According to UNICEF, 70% of people living in Kampala live in slums.
With the total population of Kampala estimated at 1.6 million, that means that over 1 million people in Kampala are living in slums. With increasing rates of rural to urban migration, that figure looks set to rise substantially over the next few years. Yet most of the aid sent to Uganda, and the majority of charities working within the country, are focused on rural communities. Of course these communities suffer from many problems and do require a lot of help, but too often slum communities are overlooked and many organisations are reluctant to work in them.
Kampala’s slums are tough – overcrowding, poor sanitation, food insecurity, unemployment, high crime rates, drug and alcohol abuse, sexual abuse, and abject poverty are just a few problems I could mention. However, on top of all of this, they are often overlooked, ignored and refused help. People choose to walk the long way round the city to avoid them. Many NGOs and aid organisations are reluctant or fearful to intervene or get involved working there. Technically classified as illegal settlements, the government doesn’t do anything to help either. Yet, if 70% of people in Kampala live in slums, and this percentage is expected to rise over the next few years, then why is more not being done to support slum dwellers in Uganda?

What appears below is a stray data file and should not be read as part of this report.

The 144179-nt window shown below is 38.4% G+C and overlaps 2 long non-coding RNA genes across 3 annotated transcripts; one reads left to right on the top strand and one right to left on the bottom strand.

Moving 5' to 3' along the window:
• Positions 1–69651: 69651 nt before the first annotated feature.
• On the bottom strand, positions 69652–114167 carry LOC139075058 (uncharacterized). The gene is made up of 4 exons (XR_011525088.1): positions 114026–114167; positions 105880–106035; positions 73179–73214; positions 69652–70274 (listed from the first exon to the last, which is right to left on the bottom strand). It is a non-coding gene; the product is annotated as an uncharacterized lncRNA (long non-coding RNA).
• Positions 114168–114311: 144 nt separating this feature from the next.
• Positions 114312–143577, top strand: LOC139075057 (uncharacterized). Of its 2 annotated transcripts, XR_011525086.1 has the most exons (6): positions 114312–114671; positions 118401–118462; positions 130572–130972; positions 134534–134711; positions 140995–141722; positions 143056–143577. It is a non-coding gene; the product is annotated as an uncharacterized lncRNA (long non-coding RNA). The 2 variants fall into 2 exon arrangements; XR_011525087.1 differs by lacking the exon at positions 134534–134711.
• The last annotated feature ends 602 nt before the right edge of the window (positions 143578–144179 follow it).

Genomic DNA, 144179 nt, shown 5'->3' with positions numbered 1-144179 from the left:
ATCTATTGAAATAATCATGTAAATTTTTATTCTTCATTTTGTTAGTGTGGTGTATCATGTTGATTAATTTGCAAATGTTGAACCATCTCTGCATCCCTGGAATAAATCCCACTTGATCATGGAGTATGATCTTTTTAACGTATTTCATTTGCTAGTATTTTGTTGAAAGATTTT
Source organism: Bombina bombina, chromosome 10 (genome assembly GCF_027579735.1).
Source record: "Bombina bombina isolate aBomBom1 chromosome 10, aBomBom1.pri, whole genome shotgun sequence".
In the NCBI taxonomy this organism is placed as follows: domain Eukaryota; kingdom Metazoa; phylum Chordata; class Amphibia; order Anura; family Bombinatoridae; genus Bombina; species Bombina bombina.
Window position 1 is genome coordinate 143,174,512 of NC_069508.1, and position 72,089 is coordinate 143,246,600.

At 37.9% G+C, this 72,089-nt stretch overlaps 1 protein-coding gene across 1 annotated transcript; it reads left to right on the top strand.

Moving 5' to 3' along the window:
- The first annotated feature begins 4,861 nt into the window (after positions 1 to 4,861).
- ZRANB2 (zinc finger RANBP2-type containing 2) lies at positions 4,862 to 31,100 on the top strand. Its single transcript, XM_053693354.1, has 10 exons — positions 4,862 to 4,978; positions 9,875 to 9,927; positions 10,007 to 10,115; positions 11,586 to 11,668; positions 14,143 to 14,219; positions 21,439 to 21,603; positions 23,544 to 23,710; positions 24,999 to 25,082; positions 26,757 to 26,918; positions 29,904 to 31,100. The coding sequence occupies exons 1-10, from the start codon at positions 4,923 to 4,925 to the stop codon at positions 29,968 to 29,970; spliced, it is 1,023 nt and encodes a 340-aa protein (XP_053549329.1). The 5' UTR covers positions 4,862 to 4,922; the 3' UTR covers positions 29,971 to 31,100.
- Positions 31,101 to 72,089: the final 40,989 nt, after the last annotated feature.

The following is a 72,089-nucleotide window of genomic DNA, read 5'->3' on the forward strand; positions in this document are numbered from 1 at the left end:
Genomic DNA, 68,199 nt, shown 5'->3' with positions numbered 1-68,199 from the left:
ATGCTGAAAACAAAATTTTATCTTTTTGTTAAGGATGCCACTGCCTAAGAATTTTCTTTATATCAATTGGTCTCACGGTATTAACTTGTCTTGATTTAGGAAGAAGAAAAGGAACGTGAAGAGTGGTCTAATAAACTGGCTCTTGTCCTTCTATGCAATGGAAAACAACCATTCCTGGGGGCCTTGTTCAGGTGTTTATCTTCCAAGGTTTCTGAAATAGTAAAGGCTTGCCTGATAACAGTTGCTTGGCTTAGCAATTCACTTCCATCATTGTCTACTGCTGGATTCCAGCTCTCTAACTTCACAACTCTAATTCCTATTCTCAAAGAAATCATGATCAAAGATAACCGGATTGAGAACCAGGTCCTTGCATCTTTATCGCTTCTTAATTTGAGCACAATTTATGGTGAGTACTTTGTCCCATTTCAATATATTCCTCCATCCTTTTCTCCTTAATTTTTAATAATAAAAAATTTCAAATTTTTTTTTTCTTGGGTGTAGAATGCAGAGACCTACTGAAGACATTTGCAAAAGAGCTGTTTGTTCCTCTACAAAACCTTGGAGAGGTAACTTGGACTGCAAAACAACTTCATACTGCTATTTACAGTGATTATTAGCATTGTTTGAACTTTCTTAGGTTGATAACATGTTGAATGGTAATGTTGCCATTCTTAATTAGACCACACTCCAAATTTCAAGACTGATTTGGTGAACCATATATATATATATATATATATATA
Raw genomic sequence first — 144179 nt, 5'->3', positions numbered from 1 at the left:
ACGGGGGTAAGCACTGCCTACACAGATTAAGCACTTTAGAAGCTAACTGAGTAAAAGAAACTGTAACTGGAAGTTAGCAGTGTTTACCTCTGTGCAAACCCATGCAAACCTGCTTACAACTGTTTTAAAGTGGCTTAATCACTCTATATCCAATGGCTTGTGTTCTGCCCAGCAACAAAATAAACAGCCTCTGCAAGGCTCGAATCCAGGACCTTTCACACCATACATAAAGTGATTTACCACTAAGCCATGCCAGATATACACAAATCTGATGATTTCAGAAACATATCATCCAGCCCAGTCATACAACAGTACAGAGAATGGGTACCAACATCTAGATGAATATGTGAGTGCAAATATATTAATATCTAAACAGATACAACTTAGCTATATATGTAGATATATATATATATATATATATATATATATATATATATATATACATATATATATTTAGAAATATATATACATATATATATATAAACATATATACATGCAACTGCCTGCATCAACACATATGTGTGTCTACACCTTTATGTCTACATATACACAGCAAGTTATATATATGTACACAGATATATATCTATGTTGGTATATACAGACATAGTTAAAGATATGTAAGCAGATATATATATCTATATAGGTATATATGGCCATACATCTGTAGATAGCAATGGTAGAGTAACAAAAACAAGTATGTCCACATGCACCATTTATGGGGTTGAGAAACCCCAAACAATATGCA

Maybe it’s because Kampala’s slums are tough. These communities are messy, they suffer from many social problems as well as economic and environmental ones, and there is no easy ‘one size fits all’ solution to these numerous difficulties faced by people living in these communities. People from different tribes and cultures live in Kampala’s slums, people may live in one community for a while before being moved on to another place, which doesn’t make it easy to build a sense of community. Maybe it’s not as easy to see quick ‘results’ from working there. But that is because in reality, people lead messy lives and communities have complex problems, and Kampala’s slums are no different.
We care about people and meeting people where they are and helping them to overcome their problems, even if their problems seem complex or even impossible. We believe in listening to people to find out what their problems are and helping them to come up with creative solutions to their problems themselves. We want to see children and communities empowered, we want people living in these overlooked and stigmatized communities to feel loved and cared for, and we aren’t afraid of things getting messy or not turning out quite as expected in the process.
The reason we started doing what we do is that no one else was willing to get involved and support these children in Kampala’s slums so we felt we had to step in and do something. We are pleased to say that we have seen many lives transformed and communities empowered over the past 8 years.
If you would like any more information about the work that we do, or if you would like to get involved and help support our work in any way, please contact us.